A major restructuring of the criminal legal aid system in England and Wales has been wrangled, Justice Secretary Michael Gove has confirmed.
Mr Gove said he had “adamant not to go ahead” with plans to cut duty solicitor contracts at police positions and magistrates’ courts by two thirds.
He also suspended for 12 months a damaged 8.75% cut in legal aid fees.
Labour shadow justice secretary Be overbearing Falconer said the government’s plans had “descended into utter bedlam”.
The proposed cuts – drawn up by former Justice Secretary Chris Grayling – at ones desire have reduced the number of legal aid contracts from 1,600 to 527.
Nevertheless, Mr Gove said there were “real problems” in pressing on with the proposals.
By BBC permitted affairs correspondent Clive Coleman
“Duty” work at police classes and magistrates courts is prized because it provides solicitors with trons.
The reform was designed to consolidate the profession and achieve economies of scale by restrict the number of contracts from 1,600 to around 500. Firms withed rt in a detailed procurement process to win one.
Amidst controversy and allegations of clumsiness from a whistleblower, some succeeded, many failed, leading to 99 detached legal challenges.
Citing those, and a settlement from the Treasury that blow the whistle ons him more flexibility, Mr Gove says he doesn’t want the legal aid retail to face years of uncertainty and expensive litigation, so he’s ditching the policy.
It’s yet another U-turn on a protocol of his predecessor Chris Grayling, following those on restricting books for old lags, building a secure college for young offenders and scrapping of the contentious iniquitous courts charge.
Lawyers groups are delighted. Relations between Mr Gove and Mr Grayling? Quite icy.
The Ministry of Justice (MoJ) currently faces 99 se rate legal tests, Mr Gove said in a written ministerial statement.
“My decision is driven in go away by the recognition that the litigation will be time-consuming and costly for all rties, whatever the development,” he said.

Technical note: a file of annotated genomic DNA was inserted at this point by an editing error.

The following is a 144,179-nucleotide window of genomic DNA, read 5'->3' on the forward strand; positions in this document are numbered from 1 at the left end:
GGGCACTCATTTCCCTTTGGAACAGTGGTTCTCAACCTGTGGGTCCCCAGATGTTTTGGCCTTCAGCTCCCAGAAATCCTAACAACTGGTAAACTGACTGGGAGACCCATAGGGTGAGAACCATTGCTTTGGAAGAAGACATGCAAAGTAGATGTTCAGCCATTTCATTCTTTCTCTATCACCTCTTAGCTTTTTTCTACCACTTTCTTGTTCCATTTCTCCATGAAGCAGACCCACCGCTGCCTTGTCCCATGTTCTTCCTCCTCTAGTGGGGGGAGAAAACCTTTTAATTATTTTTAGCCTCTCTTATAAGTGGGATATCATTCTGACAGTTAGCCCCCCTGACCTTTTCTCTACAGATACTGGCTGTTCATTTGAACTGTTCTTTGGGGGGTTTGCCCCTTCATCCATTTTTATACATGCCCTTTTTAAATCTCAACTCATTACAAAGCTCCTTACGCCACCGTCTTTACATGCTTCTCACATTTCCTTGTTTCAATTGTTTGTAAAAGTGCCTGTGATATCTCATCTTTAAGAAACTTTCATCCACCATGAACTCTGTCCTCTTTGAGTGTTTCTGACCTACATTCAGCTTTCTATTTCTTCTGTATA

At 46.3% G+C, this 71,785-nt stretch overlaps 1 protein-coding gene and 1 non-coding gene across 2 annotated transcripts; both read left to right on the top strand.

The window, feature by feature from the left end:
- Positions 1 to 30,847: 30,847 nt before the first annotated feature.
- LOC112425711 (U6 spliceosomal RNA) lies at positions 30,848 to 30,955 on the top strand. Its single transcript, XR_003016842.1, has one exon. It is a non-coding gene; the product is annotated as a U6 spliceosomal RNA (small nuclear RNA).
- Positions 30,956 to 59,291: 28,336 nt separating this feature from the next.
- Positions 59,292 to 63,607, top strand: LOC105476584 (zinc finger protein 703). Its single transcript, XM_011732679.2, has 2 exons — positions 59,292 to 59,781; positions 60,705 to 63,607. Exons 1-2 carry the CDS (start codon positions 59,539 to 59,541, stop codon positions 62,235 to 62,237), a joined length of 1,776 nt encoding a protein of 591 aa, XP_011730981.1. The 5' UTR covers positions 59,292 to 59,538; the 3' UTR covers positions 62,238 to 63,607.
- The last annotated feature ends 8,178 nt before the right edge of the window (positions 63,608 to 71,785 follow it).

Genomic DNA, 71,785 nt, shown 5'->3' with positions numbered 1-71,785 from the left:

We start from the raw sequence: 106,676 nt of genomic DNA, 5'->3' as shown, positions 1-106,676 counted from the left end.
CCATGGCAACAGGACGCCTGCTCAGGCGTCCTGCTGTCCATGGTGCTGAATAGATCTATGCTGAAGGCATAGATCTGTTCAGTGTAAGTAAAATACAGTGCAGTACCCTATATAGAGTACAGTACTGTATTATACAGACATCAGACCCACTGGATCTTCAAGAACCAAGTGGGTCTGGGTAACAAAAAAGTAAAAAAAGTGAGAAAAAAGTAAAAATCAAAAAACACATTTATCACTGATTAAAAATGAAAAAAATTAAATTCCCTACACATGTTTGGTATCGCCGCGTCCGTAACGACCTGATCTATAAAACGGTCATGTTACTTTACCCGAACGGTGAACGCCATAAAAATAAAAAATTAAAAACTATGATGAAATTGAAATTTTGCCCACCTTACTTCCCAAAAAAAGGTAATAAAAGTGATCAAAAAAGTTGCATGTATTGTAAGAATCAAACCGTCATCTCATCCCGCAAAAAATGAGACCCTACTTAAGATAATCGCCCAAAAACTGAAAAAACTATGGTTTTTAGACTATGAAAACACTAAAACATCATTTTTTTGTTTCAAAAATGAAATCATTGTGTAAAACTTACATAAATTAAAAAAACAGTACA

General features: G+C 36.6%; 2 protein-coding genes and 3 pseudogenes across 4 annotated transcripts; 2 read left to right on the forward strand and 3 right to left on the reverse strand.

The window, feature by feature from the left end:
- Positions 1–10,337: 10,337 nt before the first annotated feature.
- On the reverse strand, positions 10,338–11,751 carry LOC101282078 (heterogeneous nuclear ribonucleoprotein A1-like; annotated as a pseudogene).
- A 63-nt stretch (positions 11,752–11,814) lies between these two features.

“I do not want my de rtment and the legal aid market to face months if not years of extending uncertainty, and expensive litigation, while it is heard.”
Counselors-at-law’ associations had opposed the reforms to legal aid, warning the so-called “dual undertaking” system and cutting the number of contracts would lead to inadequate access to legit advice for defendants.
A legal challenge to the reforms was heard in the High Court eventually year – ruling in the government’s favour.
However, Lord Falconer verbalized the MoJ had been told the policy “would be a disaster”.
“This is a staggering appointment from the Tory government and represents a final confirmation that their envisages to reform criminal legal aid have descended into utter turmoil,” he said.
“The government must now come clean about how much communal money has been wasted on this doomed endeavour, so that ministers can be held fully obligated for this fiasco.”
Mark Fenhalls QC, of the Criminal Bar Association, said it had been the directly decision to abandon the “flawed plans”.
An MoJ spokesman said the UK’s legal aid methodology was “still one of the most generous in the world”, and spent £1.6bn on lawful aid last year – almost a quarter of its de rtmental budget.
“The spending over again settlement we have reached with the Treasury for the next five years causes legal aid almost untouched,” he said.